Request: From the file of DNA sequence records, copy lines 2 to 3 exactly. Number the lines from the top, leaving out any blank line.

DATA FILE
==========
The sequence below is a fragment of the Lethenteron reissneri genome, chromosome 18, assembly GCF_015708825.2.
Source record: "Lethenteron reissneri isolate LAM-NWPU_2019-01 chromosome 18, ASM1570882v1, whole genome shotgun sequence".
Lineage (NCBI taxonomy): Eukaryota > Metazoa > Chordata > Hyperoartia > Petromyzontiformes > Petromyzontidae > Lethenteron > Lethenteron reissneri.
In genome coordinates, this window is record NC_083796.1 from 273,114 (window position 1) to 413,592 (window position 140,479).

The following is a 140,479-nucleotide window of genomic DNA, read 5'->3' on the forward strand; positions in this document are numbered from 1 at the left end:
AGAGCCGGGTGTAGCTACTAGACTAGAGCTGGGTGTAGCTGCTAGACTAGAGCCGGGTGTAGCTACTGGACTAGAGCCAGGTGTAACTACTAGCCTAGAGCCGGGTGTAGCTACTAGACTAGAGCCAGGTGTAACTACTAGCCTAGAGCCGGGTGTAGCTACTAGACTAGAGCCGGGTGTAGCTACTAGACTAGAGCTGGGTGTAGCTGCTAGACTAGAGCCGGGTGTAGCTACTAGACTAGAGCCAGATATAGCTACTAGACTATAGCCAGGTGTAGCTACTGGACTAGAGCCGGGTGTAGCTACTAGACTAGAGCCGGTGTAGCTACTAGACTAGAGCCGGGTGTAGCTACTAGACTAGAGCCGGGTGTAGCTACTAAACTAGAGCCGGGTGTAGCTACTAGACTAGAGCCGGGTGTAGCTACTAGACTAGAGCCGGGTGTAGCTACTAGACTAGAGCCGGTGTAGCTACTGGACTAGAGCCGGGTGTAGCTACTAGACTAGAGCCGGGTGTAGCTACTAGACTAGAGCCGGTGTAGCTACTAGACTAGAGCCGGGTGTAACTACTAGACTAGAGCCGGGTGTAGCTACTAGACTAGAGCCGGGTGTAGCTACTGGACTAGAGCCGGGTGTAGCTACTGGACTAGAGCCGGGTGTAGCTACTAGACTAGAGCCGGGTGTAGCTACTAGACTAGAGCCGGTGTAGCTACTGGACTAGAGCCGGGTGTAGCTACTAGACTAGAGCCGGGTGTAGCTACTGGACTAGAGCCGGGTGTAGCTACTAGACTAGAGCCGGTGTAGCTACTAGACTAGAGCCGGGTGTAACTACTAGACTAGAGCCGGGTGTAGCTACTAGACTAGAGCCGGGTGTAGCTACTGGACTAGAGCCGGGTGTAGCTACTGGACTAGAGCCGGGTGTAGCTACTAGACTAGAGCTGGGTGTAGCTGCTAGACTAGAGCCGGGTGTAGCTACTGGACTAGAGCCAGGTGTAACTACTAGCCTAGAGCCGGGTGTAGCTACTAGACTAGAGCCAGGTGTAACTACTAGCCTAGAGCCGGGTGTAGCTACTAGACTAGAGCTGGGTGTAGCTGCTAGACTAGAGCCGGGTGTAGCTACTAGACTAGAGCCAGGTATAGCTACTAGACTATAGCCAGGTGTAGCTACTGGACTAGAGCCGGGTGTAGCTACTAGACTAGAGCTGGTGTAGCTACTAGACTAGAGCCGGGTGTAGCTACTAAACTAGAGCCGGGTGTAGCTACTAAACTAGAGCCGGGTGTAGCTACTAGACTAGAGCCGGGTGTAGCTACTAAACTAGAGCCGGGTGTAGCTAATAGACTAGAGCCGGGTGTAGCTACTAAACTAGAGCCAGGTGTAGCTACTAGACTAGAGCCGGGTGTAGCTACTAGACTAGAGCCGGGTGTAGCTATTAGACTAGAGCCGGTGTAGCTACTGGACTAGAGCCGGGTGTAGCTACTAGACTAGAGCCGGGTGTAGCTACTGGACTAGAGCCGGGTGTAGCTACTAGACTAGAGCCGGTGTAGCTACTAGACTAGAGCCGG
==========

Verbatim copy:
Source record: "Lethenteron reissneri isolate LAM-NWPU_2019-01 chromosome 18, ASM1570882v1, whole genome shotgun sequence".
Lineage (NCBI taxonomy): Eukaryota > Metazoa > Chordata > Hyperoartia > Petromyzontiformes > Petromyzontidae > Lethenteron > Lethenteron reissneri.